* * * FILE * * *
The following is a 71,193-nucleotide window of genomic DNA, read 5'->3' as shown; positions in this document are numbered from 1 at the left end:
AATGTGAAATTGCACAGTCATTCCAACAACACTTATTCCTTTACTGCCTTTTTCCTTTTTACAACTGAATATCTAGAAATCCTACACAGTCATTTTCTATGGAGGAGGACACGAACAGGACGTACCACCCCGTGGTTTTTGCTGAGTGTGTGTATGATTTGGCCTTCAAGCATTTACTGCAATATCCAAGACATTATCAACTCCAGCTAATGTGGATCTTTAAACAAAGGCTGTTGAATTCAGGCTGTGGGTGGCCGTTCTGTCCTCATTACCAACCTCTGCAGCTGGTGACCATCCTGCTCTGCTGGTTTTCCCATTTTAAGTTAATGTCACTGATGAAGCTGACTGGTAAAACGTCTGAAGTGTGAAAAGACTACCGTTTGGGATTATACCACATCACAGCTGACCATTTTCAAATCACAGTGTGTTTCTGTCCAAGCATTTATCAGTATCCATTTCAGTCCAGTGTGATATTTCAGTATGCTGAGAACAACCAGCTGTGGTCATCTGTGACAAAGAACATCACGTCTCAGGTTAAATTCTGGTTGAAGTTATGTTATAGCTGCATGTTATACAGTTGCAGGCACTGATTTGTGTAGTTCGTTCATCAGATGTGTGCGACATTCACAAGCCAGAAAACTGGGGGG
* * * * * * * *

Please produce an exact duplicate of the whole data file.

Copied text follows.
The following is a 71,193-nucleotide window of genomic DNA, read 5'->3' as shown; positions in this document are numbered from 1 at the left end:
AATGTGAAATTGCACAGTCATTCCAACAACACTTATTCCTTTACTGCCTTTTTCCTTTTTACAACTGAATATCTAGAAATCCTACACAGTCATTTTCTATGGAGGAGGACACGAACAGGACGTACCACCCCGTGGTTTTTGCTGAGTGTGTGTATGATTTGGCCTTCAAGCATTTACTGCAATATCCAAGACATTATCAACTCCAGCTAATGTGGATCTTTAAACAAAGGCTGTTGAATTCAGGCTGTGGGTGGCCGTTCTGTCCTCATTACCAACCTCTGCAGCTGGTGACCATCCTGCTCTGCTGGTTTTCCCATTTTAAGTTAATGTCACTGATGAAGCTGACTGGTAAAACGTCTGAAGTGTGAAAAGACTACCGTTTGGGATTATACCACATCACAGCTGACCATTTTCAAATCACAGTGTGTTTCTGTCCAAGCATTTATCAGTATCCATTTCAGTCCAGTGTGATATTTCAGTATGCTGAGAACAACCAGCTGTGGTCATCTGTGACAAAGAACATCACGTCTCAGGTTAAATTCTGGTTGAAGTTATGTTATAGCTGCATGTTATACAGTTGCAGGCACTGATTTGTGTAGTTCGTTCATCAGATGTGTGCGACATTCACAAGCCAGAAAACTGGGGGG